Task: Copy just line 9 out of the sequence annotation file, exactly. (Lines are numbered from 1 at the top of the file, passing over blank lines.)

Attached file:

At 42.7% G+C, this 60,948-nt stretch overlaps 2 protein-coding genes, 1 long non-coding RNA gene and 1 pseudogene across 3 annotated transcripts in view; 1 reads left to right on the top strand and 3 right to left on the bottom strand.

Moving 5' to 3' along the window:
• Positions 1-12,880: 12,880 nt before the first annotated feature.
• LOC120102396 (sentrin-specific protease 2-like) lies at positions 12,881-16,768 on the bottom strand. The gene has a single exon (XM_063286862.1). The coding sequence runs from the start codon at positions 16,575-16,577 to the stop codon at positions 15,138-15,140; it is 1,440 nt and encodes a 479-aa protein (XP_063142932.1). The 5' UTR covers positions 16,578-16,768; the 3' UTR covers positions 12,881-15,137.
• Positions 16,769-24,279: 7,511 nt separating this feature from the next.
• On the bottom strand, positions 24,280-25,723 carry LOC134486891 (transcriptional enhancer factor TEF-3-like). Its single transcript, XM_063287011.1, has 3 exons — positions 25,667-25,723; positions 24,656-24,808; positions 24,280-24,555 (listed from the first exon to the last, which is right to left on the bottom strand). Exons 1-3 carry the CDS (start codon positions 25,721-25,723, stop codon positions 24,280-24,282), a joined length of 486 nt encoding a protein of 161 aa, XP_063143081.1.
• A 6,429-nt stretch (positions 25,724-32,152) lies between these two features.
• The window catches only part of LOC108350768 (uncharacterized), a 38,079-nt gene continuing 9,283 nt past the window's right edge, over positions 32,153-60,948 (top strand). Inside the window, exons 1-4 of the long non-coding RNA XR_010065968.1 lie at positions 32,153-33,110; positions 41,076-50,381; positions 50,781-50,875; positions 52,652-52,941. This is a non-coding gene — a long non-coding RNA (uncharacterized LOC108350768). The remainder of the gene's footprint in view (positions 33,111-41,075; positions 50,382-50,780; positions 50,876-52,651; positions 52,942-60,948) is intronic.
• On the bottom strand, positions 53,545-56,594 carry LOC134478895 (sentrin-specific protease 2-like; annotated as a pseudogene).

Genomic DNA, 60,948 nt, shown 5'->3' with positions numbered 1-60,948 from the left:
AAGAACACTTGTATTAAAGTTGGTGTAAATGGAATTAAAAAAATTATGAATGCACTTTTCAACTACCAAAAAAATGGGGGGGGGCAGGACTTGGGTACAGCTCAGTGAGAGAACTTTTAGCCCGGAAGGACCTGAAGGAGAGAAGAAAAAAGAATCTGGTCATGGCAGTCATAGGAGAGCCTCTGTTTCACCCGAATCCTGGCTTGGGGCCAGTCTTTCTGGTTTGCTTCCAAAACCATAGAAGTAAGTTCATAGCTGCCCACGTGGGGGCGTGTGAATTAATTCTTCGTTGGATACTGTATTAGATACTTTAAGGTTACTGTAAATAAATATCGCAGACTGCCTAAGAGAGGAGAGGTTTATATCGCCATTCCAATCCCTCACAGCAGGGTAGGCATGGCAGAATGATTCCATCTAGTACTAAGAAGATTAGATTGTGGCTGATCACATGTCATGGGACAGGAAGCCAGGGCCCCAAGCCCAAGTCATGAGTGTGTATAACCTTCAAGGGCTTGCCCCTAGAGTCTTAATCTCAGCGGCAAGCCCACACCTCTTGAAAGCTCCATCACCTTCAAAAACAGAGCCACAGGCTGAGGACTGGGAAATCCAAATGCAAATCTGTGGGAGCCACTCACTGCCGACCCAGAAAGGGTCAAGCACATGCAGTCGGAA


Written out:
• On the bottom strand, positions 53,545-56,594 carry LOC134478895 (sentrin-specific protease 2-like; annotated as a pseudogene).